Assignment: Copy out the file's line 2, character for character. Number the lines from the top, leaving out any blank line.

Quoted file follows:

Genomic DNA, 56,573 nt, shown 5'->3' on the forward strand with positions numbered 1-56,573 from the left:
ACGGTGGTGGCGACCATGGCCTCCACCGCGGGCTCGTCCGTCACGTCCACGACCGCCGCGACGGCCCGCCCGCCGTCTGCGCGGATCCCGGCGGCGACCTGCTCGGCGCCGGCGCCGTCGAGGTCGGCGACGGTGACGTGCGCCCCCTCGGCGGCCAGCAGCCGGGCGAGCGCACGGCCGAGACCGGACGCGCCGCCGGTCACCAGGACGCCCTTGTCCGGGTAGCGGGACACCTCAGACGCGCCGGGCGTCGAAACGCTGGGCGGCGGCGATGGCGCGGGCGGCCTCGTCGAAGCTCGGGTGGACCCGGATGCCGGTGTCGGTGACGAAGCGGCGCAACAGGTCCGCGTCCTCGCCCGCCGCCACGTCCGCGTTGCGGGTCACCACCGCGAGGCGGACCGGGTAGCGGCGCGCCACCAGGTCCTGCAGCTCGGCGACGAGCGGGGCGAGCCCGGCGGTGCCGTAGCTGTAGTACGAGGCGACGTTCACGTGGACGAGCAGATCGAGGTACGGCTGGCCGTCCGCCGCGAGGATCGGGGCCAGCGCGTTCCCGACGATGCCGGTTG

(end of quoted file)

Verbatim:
ACGGTGGTGGCGACCATGGCCTCCACCGCGGGCTCGTCCGTCACGTCCACGACCGCCGCGACGGCCCGCCCGCCGTCTGCGCGGATCCCGGCGGCGACCTGCTCGGCGCCGGCGCCGTCGAGGTCGGCGACGGTGACGTGCGCCCCCTCGGCGGCCAGCAGCCGGGCGAGCGCACGGCCGAGACCGGACGCGCCGCCGGTCACCAGGACGCCCTTGTCCGGGTAGCGGGACACCTCAGACGCGCCGGGCGTCGAAACGCTGGGCGGCGGCGATGGCGCGGGCGGCCTCGTCGAAGCTCGGGTGGACCCGGATGCCGGTGTCGGTGACGAAGCGGCGCAACAGGTCCGCGTCCTCGCCCGCCGCCACGTCCGCGTTGCGGGTCACCACCGCGAGGCGGACCGGGTAGCGGCGCGCCACCAGGTCCTGCAGCTCGGCGACGAGCGGGGCGAGCCCGGCGGTGCCGTAGCTGTAGTACGAGGCGACGTTCACGTGGACGAGCAGATCGAGGTACGGCTGGCCGTCCGCCGCGAGGATCGGGGCCAGCGCGTTCCCGACGATGCCGGTTG